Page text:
I Just Separated from the Other Parent of My Children

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If you and the other parent of your children have separated, you need to make decisions about who will have parental responsibility for the children, which includes things like:

  • making day-to-day decisions affecting the children,
  • having day-to-day care of the children,
  • making decisions about where the children will live, and
  • making decisions about the children's education and extra-curricular activities.

You will also need to decide if the other parent will have parenting time or contact with the children, and how you will handle support (regular financial support for the children and, if necessary, you or the other parent).

First steps[edit]

  1. Get some initial help with:
    • finding out what your legal rights and those of your children are. A lawyer is the professional most likely to assist you; and
    • deciding whether mediation, collaborative family law or other kinds of alternate dispute resolution (ADR) are safe and likely to work fairly for you. If there have been problems of violence, threats, intimidation, or financial abuse, or if there has been a history of controlling behaviour, ADR may not be right for you at this time, due to a power imbalance in your relationship. Family Justice Counsellors, mediators and lawyers are the professionals most often assisting with this.
  2. If there has been family violence, see the article My partner is abusing me and my kids.
  3. You may want to take or retain copies of tax, banking and financial documents, passports, marriage certificates and other financial documents with you.
  4. If you need a lawyer but cannot afford one on your own, see if you qualify for legal aid representation. If you don't qualify for legal aid representation, or if you think you can resolve your issues through mediation, you may wish to contact a Family Justice Centre. Counsellors at Family Justice Centres can provide information, mediation and assistance with applications involving guardianship, parenting time, and support in Family Court. However, they have no jurisdiction to help with divorce or division of family property and debts.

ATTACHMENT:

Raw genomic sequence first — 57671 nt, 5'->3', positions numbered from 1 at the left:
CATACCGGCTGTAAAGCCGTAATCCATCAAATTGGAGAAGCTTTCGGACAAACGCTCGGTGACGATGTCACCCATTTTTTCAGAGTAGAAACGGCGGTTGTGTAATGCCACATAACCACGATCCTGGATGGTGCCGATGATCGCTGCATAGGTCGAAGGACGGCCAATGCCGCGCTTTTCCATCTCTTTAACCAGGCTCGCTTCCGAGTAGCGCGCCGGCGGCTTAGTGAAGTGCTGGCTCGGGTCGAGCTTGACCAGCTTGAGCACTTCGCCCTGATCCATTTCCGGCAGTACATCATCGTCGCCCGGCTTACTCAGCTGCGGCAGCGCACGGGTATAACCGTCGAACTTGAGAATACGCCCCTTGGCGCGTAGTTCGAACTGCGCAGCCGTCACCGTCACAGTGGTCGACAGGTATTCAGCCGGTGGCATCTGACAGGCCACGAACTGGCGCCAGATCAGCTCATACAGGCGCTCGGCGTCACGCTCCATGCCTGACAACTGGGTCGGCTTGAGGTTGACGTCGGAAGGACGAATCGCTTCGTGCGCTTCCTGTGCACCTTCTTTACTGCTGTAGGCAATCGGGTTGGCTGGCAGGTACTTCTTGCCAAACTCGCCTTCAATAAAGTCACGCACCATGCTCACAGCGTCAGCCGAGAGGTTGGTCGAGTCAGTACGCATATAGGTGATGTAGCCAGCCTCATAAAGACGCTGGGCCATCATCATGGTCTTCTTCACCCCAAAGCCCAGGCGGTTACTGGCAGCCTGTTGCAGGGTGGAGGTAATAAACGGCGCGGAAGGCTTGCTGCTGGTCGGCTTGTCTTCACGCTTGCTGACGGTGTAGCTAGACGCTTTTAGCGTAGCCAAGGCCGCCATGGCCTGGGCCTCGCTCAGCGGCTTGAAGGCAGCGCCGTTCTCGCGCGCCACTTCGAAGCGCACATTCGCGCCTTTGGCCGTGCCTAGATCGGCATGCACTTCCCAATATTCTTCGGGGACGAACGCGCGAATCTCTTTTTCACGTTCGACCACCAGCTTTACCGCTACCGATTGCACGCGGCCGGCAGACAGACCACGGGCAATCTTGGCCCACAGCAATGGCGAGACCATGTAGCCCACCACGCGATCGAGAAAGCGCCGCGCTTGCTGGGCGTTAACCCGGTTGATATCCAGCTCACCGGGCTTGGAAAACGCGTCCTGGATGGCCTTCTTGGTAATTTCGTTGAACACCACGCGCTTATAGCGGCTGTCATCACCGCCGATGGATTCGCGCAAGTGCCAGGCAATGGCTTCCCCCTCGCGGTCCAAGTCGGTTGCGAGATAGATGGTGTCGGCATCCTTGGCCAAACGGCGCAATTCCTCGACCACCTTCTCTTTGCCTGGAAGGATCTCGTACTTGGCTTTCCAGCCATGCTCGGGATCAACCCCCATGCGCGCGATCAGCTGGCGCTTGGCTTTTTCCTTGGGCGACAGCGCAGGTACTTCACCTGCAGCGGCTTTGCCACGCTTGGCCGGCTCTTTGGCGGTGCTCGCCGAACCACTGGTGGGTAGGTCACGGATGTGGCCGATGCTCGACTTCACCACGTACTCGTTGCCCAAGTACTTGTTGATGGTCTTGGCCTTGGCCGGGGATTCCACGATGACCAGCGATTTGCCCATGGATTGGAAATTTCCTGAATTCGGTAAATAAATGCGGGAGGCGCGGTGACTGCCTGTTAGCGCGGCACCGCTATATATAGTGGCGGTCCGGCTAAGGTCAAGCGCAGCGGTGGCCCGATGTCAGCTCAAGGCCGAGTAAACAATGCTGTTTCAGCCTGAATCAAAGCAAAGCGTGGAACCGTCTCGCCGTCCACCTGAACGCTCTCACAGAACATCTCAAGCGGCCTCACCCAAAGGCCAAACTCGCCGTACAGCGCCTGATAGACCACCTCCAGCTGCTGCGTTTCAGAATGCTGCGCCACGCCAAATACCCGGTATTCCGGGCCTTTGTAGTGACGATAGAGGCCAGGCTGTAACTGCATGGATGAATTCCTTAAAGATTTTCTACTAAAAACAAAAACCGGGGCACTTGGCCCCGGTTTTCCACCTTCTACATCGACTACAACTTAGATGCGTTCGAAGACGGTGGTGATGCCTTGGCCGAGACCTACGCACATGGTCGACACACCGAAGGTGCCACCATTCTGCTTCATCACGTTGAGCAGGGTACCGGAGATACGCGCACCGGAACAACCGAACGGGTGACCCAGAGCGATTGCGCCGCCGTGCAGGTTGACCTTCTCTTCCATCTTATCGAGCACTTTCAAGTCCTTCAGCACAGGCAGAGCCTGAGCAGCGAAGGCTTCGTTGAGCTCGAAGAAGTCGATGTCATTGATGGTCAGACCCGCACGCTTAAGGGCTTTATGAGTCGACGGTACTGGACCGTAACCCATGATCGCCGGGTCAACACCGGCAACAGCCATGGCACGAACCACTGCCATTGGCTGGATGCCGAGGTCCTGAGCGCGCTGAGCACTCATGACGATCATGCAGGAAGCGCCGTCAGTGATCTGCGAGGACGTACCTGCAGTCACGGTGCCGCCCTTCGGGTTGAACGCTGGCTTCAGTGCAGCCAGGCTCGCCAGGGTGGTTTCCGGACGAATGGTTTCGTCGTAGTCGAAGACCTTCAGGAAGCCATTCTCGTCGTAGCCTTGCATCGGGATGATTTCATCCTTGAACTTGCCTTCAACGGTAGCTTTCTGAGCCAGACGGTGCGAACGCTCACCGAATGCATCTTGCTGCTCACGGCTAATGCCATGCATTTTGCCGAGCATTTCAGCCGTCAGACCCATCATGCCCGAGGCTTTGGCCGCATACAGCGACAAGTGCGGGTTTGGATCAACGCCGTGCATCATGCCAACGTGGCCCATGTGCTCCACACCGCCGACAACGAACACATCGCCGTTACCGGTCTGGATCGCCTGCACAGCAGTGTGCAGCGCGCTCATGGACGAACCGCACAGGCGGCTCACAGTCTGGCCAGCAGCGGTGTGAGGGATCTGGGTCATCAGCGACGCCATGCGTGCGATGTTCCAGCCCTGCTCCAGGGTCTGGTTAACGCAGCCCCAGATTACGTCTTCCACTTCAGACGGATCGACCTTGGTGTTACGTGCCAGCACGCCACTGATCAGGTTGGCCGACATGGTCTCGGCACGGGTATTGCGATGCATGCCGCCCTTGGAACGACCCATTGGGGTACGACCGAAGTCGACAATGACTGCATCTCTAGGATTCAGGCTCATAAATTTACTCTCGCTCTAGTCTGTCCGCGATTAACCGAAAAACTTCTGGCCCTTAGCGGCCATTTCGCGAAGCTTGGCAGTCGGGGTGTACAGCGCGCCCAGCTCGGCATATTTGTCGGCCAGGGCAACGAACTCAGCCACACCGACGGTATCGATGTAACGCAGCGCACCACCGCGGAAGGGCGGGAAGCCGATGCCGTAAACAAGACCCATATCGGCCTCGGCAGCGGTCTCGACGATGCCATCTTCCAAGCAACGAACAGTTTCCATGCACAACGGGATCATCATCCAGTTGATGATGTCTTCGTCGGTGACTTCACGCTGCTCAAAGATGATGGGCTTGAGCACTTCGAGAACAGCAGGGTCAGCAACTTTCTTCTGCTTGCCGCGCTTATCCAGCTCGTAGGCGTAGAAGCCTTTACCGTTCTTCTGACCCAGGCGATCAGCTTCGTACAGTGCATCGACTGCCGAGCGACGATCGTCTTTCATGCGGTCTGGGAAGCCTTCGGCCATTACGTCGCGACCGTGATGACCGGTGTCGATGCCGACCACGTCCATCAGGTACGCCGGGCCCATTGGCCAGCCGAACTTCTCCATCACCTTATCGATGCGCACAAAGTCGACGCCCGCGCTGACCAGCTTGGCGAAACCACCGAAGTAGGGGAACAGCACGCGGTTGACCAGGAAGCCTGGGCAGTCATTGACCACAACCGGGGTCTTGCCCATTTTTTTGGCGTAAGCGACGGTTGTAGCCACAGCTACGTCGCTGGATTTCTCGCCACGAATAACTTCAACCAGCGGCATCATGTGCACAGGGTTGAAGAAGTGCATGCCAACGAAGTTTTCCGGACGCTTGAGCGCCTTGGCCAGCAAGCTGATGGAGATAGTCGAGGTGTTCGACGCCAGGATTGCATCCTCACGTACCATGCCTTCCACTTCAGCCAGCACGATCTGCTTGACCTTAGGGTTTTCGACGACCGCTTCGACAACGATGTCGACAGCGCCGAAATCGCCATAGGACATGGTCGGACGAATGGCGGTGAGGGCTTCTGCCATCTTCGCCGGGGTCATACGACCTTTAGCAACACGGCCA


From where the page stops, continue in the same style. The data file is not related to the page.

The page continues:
5. If you want to apply for a court order dealing with who the children will live with, parenting time, or financial support, you can apply to Family Court. Family Court forms and self-help information are available online at the Family Law in BC website. Click on the shortcut "Self-help guides," scroll down to "Family orders" and click on the appropriate link. If you feel the situation is urgent, you may ask the judge to make the order "without notice," meaning that the court can make its order if justified, without your ex-partner being notified in advance that you are seeking an order, or having a chance to be heard. "Without notice" orders are almost always interim (short-term), and provide a date for your case to come back to court, etc.

What happens next[edit]

If you qualify for legal aid representation, a lawyer will be appointed to represent you in your case and lead you through the court process.

If you apply for a court order, you will have to arrange to serve your ex with a copy of the application and notice of the court date, unless it is dangerous or impractical to do so. A court date will be set by the court once your ex files a reply.

Where to get help[edit]

See the Resource List in this Guide for a list of helpful resources. Your best bets are:

Before meeting with a lawyer or advocate, complete the form Preparing for Your Interview included in this Guide. Make sure you bring copies of all documents relating to your case.

This information applies to British Columbia, Canada. Last reviewed for legal accuracy by Stephen Wright, March 2017.

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